Some days ago, a boy was denied access to an education on the suspicion that he had HIV/Aids.  It seemed the entire Sri Lankan rose up in protest over his plight – and over the retarded comments of the Education Minister, who tried to make a case for separating the child from his mother.

And what did we do? Nothing, of course.

Three people, however, carried on the fight. Kamani JinadasaSenany Dayaratne and Thishya Weragoda continued pushing the Supreme Court to make sure that this would never happen again. And today,  K Sripavan, 44th Chief Justice of Sri Lanka, ruled in the  Supreme Court that every  citizen over the age of five years has a right to education at any government school in the country, HIV or no HIV.

Not only does this make it illegal for such idiocy as we witnessed not too long ago: it also sets a precedent for other HIV/Aids victories. After all, we live in a country where the discussion of sex is taboo, an STD worse than an exorcism, and an entire village and a Minister ostracize a child over the mere suspicion of him being infected.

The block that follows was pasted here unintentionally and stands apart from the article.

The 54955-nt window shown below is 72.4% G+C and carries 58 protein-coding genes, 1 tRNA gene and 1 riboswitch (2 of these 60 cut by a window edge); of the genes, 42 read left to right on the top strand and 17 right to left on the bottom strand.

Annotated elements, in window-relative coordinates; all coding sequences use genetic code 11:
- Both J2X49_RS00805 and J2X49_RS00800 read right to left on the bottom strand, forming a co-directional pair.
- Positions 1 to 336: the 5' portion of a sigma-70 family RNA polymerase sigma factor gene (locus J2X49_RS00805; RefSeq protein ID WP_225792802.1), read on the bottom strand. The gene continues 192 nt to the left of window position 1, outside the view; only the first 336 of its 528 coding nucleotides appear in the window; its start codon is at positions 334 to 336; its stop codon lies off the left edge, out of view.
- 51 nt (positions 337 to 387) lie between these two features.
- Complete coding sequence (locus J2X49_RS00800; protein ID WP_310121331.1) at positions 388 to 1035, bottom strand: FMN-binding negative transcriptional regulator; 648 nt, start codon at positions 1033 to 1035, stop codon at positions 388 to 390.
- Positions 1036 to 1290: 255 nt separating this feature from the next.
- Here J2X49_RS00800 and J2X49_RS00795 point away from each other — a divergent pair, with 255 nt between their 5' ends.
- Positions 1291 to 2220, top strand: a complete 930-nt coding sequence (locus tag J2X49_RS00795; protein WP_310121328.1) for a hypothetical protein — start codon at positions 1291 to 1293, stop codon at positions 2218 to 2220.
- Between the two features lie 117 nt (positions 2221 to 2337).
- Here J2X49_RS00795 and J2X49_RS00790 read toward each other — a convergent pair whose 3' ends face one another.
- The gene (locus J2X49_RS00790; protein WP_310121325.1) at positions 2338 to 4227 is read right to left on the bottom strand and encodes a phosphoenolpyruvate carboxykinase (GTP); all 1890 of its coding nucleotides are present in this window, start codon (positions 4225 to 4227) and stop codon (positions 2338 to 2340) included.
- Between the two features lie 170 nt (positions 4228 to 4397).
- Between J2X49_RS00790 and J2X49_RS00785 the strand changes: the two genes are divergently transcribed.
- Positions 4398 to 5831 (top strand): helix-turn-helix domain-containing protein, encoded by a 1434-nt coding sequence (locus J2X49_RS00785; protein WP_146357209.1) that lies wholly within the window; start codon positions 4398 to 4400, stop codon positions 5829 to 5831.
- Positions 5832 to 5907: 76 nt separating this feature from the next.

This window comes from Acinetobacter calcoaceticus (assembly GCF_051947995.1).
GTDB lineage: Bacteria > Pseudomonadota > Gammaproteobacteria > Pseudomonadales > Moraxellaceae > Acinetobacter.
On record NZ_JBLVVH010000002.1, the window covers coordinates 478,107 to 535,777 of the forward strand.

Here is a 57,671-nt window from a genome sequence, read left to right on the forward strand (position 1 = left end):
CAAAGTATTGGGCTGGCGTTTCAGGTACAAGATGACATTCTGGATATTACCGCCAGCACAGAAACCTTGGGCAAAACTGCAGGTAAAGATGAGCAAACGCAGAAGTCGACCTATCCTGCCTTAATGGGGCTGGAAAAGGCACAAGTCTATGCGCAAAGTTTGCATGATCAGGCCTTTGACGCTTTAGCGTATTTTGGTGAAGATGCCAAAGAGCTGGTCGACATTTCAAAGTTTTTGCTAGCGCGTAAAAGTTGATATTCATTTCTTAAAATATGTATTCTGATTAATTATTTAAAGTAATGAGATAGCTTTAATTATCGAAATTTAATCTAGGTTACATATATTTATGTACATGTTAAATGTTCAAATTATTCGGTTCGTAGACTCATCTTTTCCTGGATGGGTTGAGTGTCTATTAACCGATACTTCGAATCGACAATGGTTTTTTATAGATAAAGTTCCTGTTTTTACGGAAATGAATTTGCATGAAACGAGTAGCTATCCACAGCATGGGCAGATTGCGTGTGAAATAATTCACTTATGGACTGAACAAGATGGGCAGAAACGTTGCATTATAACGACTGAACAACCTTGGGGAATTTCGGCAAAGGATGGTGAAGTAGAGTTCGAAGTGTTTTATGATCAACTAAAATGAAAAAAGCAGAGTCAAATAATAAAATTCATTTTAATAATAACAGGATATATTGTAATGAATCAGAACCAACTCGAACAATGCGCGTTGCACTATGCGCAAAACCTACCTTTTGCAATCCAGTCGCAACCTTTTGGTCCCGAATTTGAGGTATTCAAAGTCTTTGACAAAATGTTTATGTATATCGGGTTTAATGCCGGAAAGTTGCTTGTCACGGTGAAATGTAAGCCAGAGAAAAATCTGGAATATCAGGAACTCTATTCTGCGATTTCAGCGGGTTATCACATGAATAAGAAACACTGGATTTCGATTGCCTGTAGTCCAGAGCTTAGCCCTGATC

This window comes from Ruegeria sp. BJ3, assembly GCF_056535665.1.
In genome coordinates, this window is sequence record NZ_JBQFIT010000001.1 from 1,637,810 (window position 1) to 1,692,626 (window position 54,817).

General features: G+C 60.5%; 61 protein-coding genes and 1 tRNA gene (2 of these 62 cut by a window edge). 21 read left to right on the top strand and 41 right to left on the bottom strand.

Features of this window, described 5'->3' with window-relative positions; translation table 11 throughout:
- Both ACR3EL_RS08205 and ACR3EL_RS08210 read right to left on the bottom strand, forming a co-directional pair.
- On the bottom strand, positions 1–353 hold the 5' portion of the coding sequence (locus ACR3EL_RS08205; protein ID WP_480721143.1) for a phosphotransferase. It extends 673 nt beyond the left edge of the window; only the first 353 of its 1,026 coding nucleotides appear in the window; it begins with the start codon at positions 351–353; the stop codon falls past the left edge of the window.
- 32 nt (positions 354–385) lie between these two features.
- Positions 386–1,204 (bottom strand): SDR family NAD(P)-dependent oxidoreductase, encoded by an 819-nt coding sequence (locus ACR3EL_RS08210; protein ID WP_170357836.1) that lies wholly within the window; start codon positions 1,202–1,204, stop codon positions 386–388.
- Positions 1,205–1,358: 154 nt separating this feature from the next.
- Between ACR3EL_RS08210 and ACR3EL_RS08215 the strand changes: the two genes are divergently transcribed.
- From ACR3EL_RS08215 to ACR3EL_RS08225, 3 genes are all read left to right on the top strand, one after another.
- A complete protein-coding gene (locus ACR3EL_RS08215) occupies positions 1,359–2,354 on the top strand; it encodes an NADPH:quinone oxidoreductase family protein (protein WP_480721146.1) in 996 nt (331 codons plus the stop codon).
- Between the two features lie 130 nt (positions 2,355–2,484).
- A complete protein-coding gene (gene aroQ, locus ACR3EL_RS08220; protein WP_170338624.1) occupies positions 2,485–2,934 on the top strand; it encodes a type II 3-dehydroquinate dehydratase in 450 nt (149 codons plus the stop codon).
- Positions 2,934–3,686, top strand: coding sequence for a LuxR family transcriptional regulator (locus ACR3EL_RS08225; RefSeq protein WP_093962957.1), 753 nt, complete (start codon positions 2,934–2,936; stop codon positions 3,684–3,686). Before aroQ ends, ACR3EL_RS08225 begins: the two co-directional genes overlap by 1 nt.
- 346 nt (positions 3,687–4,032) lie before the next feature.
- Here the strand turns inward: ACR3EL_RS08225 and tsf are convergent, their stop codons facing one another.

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In this nation, these three have made history: together with Counsel Senani Dayaratne, they fought on behalf of a petition put forward by the mother of said child,  seeking a legal declaration that the child would be allowed an unobstructed education in a government school within two miles of her residence. Cited in the petition (I’m assuming as Imbeciles-In-Chief) were Education Minister Akila Viraj Kariyawasam,  J. G. N. Thilakaratna, the Provincial Director of Education,  A. S. K. Jayalath Zonal Director of Education, the Principals of three schools, the Education Ministry Secretary, IGP and the Attorney General as infringing on the rights of her child to equal treatment and non-discrimination under the law of the country.

And they won.

Who are they? Kamani is a consultant with a history of working for women’s rights, gender equality and the rights of those with HIV. Senany and Thishya are independent lawyers. They are the kind of people we need more of.

If this introduction seems a trifle too dramatic, it’s because they deserve it. They deserve a standing ovation. Because, goddammit, while we were here bitching about the Big Match and the charge in our phone batteries, they actually went out and changed the course of the future. These are the heroes of today.

 

 

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